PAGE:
Yesterday I praised the preschool/elementary/ middle school where I have worked for their attention to social justice both as a daily practice for young children in the community and a larger study to prepare tomorrow’s citizens. Today I want to shout out to Antioch College, that remarkable place I attended between 1969 and 1973.
At the time, it was simply known as “the hippy school” and that suited me just fine. I got P.E. credit for canoeing, physical science credit for wine-tasting in France and birdwatching, work/study credit for hitchhiking in California and our only intercollegiate athletic endeavor was our Yo-yo team. (I didn’t make the cut.) In freshman orientation, there was a staged debate between a long-haired yoga type and short-haired political activist, one claiming you could only change the world by changing yourself and the other by dismantling oppressive systems “by any means necessary.” The tension between those two apparently opposing views stayed with me my whole life (see E.B. White quote in the “About Me” section of this Home Page).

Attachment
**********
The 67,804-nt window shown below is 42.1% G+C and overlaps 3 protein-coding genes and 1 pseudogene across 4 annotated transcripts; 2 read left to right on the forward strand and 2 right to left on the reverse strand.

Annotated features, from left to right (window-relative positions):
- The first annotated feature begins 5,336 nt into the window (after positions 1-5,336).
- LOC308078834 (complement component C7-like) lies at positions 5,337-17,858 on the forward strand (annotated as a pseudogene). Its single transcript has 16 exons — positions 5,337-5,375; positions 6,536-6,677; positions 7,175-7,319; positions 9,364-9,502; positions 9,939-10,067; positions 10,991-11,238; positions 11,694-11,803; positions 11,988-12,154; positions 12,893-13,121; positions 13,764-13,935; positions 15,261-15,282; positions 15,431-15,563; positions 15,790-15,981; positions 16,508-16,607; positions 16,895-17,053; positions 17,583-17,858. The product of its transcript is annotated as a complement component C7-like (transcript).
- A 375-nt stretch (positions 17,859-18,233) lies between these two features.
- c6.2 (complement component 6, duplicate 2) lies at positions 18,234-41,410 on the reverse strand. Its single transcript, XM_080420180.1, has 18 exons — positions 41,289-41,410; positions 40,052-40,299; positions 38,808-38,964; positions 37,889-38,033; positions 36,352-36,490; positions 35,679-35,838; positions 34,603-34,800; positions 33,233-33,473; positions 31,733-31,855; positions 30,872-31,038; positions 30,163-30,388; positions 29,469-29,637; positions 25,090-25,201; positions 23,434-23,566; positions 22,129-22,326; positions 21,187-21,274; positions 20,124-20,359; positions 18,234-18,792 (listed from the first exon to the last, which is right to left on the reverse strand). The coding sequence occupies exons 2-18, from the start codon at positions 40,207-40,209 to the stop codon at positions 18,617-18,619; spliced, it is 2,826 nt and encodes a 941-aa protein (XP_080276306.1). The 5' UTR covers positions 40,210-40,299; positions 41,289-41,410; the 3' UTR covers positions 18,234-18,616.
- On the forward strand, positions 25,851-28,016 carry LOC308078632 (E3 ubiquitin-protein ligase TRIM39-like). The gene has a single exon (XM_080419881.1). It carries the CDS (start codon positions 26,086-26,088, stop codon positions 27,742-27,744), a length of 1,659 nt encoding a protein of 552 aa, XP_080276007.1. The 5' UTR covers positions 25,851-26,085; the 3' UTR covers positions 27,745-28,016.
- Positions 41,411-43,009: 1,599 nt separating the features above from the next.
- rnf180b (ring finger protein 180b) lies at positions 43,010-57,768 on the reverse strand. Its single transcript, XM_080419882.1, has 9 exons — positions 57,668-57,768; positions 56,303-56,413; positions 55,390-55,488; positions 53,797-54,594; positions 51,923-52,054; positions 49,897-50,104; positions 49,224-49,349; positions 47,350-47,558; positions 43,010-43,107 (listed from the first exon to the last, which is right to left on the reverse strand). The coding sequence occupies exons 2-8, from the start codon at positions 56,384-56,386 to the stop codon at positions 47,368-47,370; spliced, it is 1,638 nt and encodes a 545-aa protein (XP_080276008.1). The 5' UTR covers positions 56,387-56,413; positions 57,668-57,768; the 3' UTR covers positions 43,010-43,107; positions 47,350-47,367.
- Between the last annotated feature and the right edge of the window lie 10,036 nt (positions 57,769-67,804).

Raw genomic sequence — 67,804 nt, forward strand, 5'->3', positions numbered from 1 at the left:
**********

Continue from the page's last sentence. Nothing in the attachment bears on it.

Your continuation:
There was—and still is—a monument to Horace Mann, Antioch’s founder, in front of the main building that reads: “Be ashamed to die until you have won some victory for mankind.” The bar was set high and in a different place than, “Get good grades so you can get a good job and earn lots of money.” While Antioch was big in heart, it was troubled in keeping afloat and some 10 plus years ago, after a steady decline in enrollment, announced it was closing just as an Alum Reunion was scheduled. The Reunion happened and instead of people sitting around moping, they roused their “can-do” political spirit and decided to re-birth the college through their own efforts. Which they—or I should say we—did. While enrollment is still small and the college is working hard to grow, this message sent recently by the current president affirms that its commitment to justice has never wavered (did I mention that Coretta Scott King and Eleanor Holmes Norton are alums?). I offer it as another model of educational vision that the country would be wise to follow.